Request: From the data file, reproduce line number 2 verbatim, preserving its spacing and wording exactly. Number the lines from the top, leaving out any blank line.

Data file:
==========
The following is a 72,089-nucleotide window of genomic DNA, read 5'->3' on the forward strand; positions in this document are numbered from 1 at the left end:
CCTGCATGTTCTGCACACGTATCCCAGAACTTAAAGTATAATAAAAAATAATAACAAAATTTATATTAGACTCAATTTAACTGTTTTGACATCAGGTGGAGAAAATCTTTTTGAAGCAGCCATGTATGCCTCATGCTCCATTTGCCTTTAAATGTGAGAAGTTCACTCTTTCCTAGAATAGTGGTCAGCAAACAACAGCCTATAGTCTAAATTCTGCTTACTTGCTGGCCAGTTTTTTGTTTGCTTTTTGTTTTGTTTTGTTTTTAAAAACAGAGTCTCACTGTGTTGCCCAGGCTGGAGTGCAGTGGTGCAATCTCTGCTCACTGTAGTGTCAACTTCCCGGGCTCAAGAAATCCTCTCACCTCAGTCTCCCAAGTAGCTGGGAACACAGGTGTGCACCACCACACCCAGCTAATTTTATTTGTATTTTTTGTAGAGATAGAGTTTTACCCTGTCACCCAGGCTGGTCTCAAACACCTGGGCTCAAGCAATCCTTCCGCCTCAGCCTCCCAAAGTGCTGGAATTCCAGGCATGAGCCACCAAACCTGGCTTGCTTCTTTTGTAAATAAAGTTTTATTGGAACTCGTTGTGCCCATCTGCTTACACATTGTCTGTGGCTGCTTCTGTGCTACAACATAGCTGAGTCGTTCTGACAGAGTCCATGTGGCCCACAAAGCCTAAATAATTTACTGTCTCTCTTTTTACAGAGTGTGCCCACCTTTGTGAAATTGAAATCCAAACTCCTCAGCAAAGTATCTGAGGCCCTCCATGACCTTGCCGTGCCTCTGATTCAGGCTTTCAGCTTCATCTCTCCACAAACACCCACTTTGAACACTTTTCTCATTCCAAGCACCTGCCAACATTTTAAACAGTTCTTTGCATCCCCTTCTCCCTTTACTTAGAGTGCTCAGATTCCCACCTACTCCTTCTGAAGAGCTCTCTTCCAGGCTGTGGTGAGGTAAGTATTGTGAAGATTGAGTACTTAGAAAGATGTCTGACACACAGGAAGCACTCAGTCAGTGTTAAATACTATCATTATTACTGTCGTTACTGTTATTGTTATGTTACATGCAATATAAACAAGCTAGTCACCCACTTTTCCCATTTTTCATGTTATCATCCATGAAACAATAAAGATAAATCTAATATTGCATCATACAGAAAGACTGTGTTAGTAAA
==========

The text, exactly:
CCTGCATGTTCTGCACACGTATCCCAGAACTTAAAGTATAATAAAAAATAATAACAAAATTTATATTAGACTCAATTTAACTGTTTTGACATCAGGTGGAGAAAATCTTTTTGAAGCAGCCATGTATGCCTCATGCTCCATTTGCCTTTAAATGTGAGAAGTTCACTCTTTCCTAGAATAGTGGTCAGCAAACAACAGCCTATAGTCTAAATTCTGCTTACTTGCTGGCCAGTTTTTTGTTTGCTTTTTGTTTTGTTTTGTTTTTAAAAACAGAGTCTCACTGTGTTGCCCAGGCTGGAGTGCAGTGGTGCAATCTCTGCTCACTGTAGTGTCAACTTCCCGGGCTCAAGAAATCCTCTCACCTCAGTCTCCCAAGTAGCTGGGAACACAGGTGTGCACCACCACACCCAGCTAATTTTATTTGTATTTTTTGTAGAGATAGAGTTTTACCCTGTCACCCAGGCTGGTCTCAAACACCTGGGCTCAAGCAATCCTTCCGCCTCAGCCTCCCAAAGTGCTGGAATTCCAGGCATGAGCCACCAAACCTGGCTTGCTTCTTTTGTAAATAAAGTTTTATTGGAACTCGTTGTGCCCATCTGCTTACACATTGTCTGTGGCTGCTTCTGTGCTACAACATAGCTGAGTCGTTCTGACAGAGTCCATGTGGCCCACAAAGCCTAAATAATTTACTGTCTCTCTTTTTACAGAGTGTGCCCACCTTTGTGAAATTGAAATCCAAACTCCTCAGCAAAGTATCTGAGGCCCTCCATGACCTTGCCGTGCCTCTGATTCAGGCTTTCAGCTTCATCTCTCCACAAACACCCACTTTGAACACTTTTCTCATTCCAAGCACCTGCCAACATTTTAAACAGTTCTTTGCATCCCCTTCTCCCTTTACTTAGAGTGCTCAGATTCCCACCTACTCCTTCTGAAGAGCTCTCTTCCAGGCTGTGGTGAGGTAAGTATTGTGAAGATTGAGTACTTAGAAAGATGTCTGACACACAGGAAGCACTCAGTCAGTGTTAAATACTATCATTATTACTGTCGTTACTGTTATTGTTATGTTACATGCAATATAAACAAGCTAGTCACCCACTTTTCCCATTTTTCATGTTATCATCCATGAAACAATAAAGATAAATCTAATATTGCATCATACAGAAAGACTGTGTTAGTAAA